What’s scarier than Dracula, spookier than the headless horseman, and more disturbing than a Miley Cyrus Twerking costume?
Answer: A mysterious disease called white nose syndrome. The illness is killing North American bats by the millions. Named for the white fungus that appears on the infected bat’s face and wings, the disease infects colonies of bats, making them wake up from their hibernation and causing them to leave their caves in search of insects to eat…in the dead of winter, when it’s freezing cold and there’s no insects to be found. Since 2007, when the disease was first documented, nearly 6 million bats have died from the disease, making this one of our nation’s most critical wildlife issues.
So what can you do about it? Start by learning the truth about America’s bats. They won’t drink your blood or get tangled in your hair. In fact, they are an important part of our ecosystem. This weekend, we have a family-friendly program by the Organization for Bat Conservation that will teach you and your kids the basics about bats. Plus, you’ll even get to see a few live bats in person!
Glass vials, a row of chemicals, and an alcohol lamp. Perhaps nothing symbolized the excitement of science in the early to mid-20th century better than a chemistry set. The classic kits got kids tinkering, experimenting and thinking about science. In the process, they inspired a generation of inventors and scientists, some of whom became Nobel Prize-winners. But somewhere along the way, spurred by safety concerns and legal changes, chemistry sets faded in popularity.
A new competition, launched this week, aims to find the 21st century version of the classic chemistry set. A collaboration between the Gordon and Betty Moore Foundation and the Society for Science & the Public, the Science, Play and Research Kit competition (SPARK) challenges participants to generate a new set of experiences and activities that encourage imagination and interest in science, bringing the spirit of the classic chemistry set to today’s children.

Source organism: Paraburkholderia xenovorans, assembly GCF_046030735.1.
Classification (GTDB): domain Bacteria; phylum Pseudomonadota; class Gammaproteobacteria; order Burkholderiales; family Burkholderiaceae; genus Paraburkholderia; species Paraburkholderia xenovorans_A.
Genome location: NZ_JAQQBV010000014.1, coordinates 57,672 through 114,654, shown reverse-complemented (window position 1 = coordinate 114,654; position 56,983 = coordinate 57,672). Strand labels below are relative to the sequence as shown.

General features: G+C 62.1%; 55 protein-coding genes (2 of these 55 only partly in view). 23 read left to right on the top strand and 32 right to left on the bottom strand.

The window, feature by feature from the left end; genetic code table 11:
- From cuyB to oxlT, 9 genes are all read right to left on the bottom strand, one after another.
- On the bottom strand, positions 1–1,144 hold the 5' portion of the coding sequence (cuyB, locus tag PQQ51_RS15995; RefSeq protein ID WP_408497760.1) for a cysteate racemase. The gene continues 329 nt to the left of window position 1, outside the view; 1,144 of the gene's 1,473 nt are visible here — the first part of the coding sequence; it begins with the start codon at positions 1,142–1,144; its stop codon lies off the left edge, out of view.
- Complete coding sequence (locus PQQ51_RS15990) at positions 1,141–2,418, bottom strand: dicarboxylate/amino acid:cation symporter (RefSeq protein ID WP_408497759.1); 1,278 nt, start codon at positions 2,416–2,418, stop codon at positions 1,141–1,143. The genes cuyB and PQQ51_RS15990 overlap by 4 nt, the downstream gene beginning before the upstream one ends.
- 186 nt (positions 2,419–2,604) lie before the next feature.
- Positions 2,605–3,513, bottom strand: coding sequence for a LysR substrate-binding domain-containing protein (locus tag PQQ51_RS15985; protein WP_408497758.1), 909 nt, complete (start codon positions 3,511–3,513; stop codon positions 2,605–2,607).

Margaret Honey, NYSCI’s president and CEO, is an advisor to the competition, which will offer tangible ways to get more kids experimenting with science.
The competition’s top award is for the best science kit prototype with a prize of $50,000. Additional prizes ranging from $1,000 – $25,000 will be awarded for runners-up and idea submissions.
Earlier this month, the Bulletin of the American Meteorological Society published research citing that emissions of carbon dioxide from the burning of fossil fuels was partly responsible for about half a dozen extreme weather events in 2012.
It’s clear we all need to do our part to deal with this issue. Here at NYSCI, we’ve been focusing on education. In partnership with Deutsche Bank, we developed climate change curriculums for use in middle schools and high schools. The curriculums can be downloaded for free on the My Carbon Footprint blog.
And now, we’re offering a free workshop about climate change communications on Thursday, October 10 from 10 am – 3:30 pm. Part of our work with the Climate and Urban Systems Partnership (CUSP), the workshop is designed for organizations and institutions that want to introduce climate change messaging into their existing programs. The workshop is open not only to groups with a primary focus of climate change education, but also to organizations interested in city systems, such as transportation or public health, that will be affected by climate change. Registration for this workshop is open through September 30. Do your part and register!
We are super excited to welcome our (end of) summer collaborators from BioBus
BioBus is the world’s only mobile microscope lab powered by the sun and wind and it is docking in Rocket Park to run bio labs with NYSCI Explainers for our visitors. Using daphnia and a variety of other specimens, BioBus staff will lead hands-on activities with their high powered microscopes to help visitors explore micro-organisms and learn about cell division, development, etc.
The staff and bus arrived at NYSCI on Monday, July 28th, and will be with us through Maker Faire, running their labs for groups and sharing their work and equipment with the general public: Tuesdays through Fridays (9:30am-3:30pm).
From time to time, BioBus will be closed for installation as they commence with their install of 9 polycrystalline silicon photovoltaic solar panels with maximum power point tracking charge controllers.
By Maker Faire 2013, the BioBus roof will be covered in solar cells! At a maximum energy output of 2.25 kilowatts (kW), this system will allow for sun-run science any day and anywhere!